Neurotypicals, or rather, those who are not fortunate enough to be on the Autism Spectrum, make up 99% of the population. You probably meet more than a few on a daily basis. Here are some of the most common quirks and ticks of Neurotypicals, and a few hints and tips for dealing with the Neurotypical (NT) individual in your life.
Conversation – NTs will want to start a conversation with inconsequential matters before proceeding to the important things. There is very little you can do about this except wait a few (perhaps two or three) comments and then start talking about the main focus of your conversation.
Use of Language – NTs will employ a wide array of “idioms” and “figures of speech” which may make little sense and have no bearing on the topic at hand. It might be a good idea to write down the most-heard out-of-place comments and ask a trusted NT to explain the apparent meaning of these remarks to you.
Noise – NTs will often make strange and unexpected noises for no apparent reason. This is not a stim, but rather a response to a perceived social cue or even social awkwardness. These noises may come in the form of laugher or irrelevant comments. It is often best to ignore them.
More Noise – NTs often have no perception of volume, and will thus speak very loudly even though they are close and the room is quiet, without realising that their pitch is painful. They are often unable to understand from your body language that you find their volume painful, and thus it falls to you to inform them of the fact and ask them to speak in a softer tone.
Verbal Communication – NTs often have trouble with some facets of verbal communication. This can show itself in a difficult communicating with others and using expressive language, most notably in a difficulty speaking the truth and saying what is meant. Most NTs will say “what they think you want to hear” – that is, say something that sounds nice but isn’t necessarily true – and will also say something which doesn’t really mean what it apparently does. NTs also have trouble with receptive language, often not understanding what is being said to them quite clearly.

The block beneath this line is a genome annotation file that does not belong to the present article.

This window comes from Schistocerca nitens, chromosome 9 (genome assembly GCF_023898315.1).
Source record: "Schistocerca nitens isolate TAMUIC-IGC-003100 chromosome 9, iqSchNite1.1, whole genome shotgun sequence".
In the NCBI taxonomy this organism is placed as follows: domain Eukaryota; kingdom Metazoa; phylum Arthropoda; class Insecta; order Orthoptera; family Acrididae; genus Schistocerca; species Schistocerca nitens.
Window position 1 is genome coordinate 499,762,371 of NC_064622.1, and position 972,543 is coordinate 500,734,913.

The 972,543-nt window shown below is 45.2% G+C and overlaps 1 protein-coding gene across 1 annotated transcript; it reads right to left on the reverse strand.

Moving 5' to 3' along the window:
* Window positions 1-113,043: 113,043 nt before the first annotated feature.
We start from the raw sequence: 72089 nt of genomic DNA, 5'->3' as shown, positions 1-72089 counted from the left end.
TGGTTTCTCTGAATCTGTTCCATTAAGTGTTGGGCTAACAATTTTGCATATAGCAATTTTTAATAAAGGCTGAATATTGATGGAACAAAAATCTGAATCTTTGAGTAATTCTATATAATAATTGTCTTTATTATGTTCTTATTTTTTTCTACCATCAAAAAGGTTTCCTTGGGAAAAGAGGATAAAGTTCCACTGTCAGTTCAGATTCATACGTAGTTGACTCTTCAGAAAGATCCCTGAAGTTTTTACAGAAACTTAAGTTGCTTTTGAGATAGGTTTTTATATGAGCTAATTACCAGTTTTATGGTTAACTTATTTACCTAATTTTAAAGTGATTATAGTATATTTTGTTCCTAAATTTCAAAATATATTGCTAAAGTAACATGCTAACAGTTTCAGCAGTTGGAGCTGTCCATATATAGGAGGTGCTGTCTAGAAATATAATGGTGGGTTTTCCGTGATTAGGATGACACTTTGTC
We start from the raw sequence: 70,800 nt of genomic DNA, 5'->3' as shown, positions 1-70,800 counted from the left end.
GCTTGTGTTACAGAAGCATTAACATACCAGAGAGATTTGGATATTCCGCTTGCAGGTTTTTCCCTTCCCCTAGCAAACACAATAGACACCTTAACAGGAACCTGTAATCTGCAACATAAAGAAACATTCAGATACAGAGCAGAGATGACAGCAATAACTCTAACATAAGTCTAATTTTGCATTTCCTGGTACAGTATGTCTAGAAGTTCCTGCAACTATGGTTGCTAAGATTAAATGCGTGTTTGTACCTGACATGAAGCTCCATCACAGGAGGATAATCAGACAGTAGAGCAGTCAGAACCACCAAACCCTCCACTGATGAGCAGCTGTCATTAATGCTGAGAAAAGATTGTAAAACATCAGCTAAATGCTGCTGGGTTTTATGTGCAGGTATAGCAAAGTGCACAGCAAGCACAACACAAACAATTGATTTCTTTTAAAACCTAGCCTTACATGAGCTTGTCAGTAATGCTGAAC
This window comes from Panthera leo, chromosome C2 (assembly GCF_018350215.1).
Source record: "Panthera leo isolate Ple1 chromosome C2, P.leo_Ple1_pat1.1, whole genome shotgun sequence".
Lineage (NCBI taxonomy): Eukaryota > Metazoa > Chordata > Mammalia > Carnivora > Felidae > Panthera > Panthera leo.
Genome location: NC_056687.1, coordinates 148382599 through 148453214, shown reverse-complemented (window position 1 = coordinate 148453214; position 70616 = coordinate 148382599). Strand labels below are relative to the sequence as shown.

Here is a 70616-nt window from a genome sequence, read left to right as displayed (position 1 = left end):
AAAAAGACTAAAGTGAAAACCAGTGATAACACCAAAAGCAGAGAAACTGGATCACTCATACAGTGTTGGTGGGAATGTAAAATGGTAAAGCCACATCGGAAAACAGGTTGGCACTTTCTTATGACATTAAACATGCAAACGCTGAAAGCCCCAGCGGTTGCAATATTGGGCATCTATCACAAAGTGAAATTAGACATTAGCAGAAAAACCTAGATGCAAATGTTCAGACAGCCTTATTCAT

Non-Verbal Communication – NT body language is incomprehensible and often bears little resemblance to how they are actually feeling. Body language and non-verbal cues often change from person to person, although there are apparently a set of rules which govern such things. However, because natural ASD body language is apparently equally incomprehensible to NTs, they will use their majority status to say that ASDs do not use body language, have expressions, understand non-verbal cues, and even at times will say that ASDs do not experience or express emotions! And to make matters worse, while ASDs are almost always forcibly taught to recognise NT expressions and body language – and most succeed quite well in memorising these things – NTs almost never even try to understand or recognise ASD expressions and body language.
While there are many other quirks and behaviours of Neurotypicals, I think I have covered the main ones. If you would like to read other articles about Neurotypical behaviours and how to deal with them, here are some good articles:
In dealing with Neurotypicals, it’s best to keep an open mind and remember that NTs come in all shapes and sizes, just like ASDs, and no two NTs are the same (no matter how much they try to all be identical). After all, if you’ve met one NT, you’ve met one NT. But it’s safe to say that you’ve met more than one NT…
NTs reading: please note: this is satire! It makes some very good and useful points for ASDers to read, but it is also a satire based on many similar articles aimed at NTs who have recently had a loved one diagnosed with ASD. How does it feel to have the tables turned?